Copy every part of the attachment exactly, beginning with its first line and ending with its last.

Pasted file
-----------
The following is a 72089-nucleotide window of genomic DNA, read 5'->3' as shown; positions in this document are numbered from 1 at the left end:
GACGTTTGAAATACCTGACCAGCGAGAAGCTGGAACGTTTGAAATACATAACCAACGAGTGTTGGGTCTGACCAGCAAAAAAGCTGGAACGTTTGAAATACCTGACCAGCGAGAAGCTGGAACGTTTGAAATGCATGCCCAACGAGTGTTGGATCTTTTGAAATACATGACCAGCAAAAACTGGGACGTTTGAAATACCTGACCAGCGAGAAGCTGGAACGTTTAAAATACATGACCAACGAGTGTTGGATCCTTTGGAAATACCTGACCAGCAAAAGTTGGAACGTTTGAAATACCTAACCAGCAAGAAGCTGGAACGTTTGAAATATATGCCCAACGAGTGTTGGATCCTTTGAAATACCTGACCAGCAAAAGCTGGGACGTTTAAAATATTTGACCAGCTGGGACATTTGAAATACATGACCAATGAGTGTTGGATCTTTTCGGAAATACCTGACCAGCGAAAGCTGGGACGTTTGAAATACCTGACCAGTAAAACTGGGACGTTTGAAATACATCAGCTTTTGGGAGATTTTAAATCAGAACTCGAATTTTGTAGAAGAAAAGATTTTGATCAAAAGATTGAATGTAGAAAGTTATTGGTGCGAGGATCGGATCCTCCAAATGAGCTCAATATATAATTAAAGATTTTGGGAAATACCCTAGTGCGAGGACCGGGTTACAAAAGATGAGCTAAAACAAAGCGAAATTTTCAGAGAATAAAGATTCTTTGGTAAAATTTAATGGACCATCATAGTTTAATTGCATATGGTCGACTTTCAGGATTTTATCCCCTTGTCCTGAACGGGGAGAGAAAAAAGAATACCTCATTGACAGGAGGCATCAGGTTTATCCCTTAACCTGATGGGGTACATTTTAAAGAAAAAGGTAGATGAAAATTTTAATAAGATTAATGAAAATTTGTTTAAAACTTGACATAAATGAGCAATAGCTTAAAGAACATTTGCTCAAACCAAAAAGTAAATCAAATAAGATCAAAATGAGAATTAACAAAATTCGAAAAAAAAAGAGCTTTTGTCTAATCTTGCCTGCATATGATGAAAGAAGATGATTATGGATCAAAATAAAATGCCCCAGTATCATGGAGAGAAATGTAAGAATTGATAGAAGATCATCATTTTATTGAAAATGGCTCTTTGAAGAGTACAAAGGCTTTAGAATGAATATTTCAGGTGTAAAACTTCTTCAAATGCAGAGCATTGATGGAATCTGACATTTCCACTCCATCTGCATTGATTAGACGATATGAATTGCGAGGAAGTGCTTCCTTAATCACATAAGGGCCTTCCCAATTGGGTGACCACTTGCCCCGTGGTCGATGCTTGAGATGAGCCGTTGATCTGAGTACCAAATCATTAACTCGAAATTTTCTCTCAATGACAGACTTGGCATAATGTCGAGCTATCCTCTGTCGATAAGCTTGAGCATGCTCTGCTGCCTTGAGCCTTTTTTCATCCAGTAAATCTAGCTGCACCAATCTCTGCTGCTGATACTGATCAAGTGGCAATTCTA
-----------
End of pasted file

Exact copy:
The following is a 72089-nucleotide window of genomic DNA, read 5'->3' as shown; positions in this document are numbered from 1 at the left end:
GACGTTTGAAATACCTGACCAGCGAGAAGCTGGAACGTTTGAAATACATAACCAACGAGTGTTGGGTCTGACCAGCAAAAAAGCTGGAACGTTTGAAATACCTGACCAGCGAGAAGCTGGAACGTTTGAAATGCATGCCCAACGAGTGTTGGATCTTTTGAAATACATGACCAGCAAAAACTGGGACGTTTGAAATACCTGACCAGCGAGAAGCTGGAACGTTTAAAATACATGACCAACGAGTGTTGGATCCTTTGGAAATACCTGACCAGCAAAAGTTGGAACGTTTGAAATACCTAACCAGCAAGAAGCTGGAACGTTTGAAATATATGCCCAACGAGTGTTGGATCCTTTGAAATACCTGACCAGCAAAAGCTGGGACGTTTAAAATATTTGACCAGCTGGGACATTTGAAATACATGACCAATGAGTGTTGGATCTTTTCGGAAATACCTGACCAGCGAAAGCTGGGACGTTTGAAATACCTGACCAGTAAAACTGGGACGTTTGAAATACATCAGCTTTTGGGAGATTTTAAATCAGAACTCGAATTTTGTAGAAGAAAAGATTTTGATCAAAAGATTGAATGTAGAAAGTTATTGGTGCGAGGATCGGATCCTCCAAATGAGCTCAATATATAATTAAAGATTTTGGGAAATACCCTAGTGCGAGGACCGGGTTACAAAAGATGAGCTAAAACAAAGCGAAATTTTCAGAGAATAAAGATTCTTTGGTAAAATTTAATGGACCATCATAGTTTAATTGCATATGGTCGACTTTCAGGATTTTATCCCCTTGTCCTGAACGGGGAGAGAAAAAAGAATACCTCATTGACAGGAGGCATCAGGTTTATCCCTTAACCTGATGGGGTACATTTTAAAGAAAAAGGTAGATGAAAATTTTAATAAGATTAATGAAAATTTGTTTAAAACTTGACATAAATGAGCAATAGCTTAAAGAACATTTGCTCAAACCAAAAAGTAAATCAAATAAGATCAAAATGAGAATTAACAAAATTCGAAAAAAAAAGAGCTTTTGTCTAATCTTGCCTGCATATGATGAAAGAAGATGATTATGGATCAAAATAAAATGCCCCAGTATCATGGAGAGAAATGTAAGAATTGATAGAAGATCATCATTTTATTGAAAATGGCTCTTTGAAGAGTACAAAGGCTTTAGAATGAATATTTCAGGTGTAAAACTTCTTCAAATGCAGAGCATTGATGGAATCTGACATTTCCACTCCATCTGCATTGATTAGACGATATGAATTGCGAGGAAGTGCTTCCTTAATCACATAAGGGCCTTCCCAATTGGGTGACCACTTGCCCCGTGGTCGATGCTTGAGATGAGCCGTTGATCTGAGTACCAAATCATTAACTCGAAATTTTCTCTCAATGACAGACTTGGCATAATGTCGAGCTATCCTCTGTCGATAAGCTTGAGCATGCTCTGCTGCCTTGAGCCTTTTTTCATCCAGTAAATCTAGCTGCACCAATCTCTGCTGCTGATACTGATCAAGTGGCAATTCTA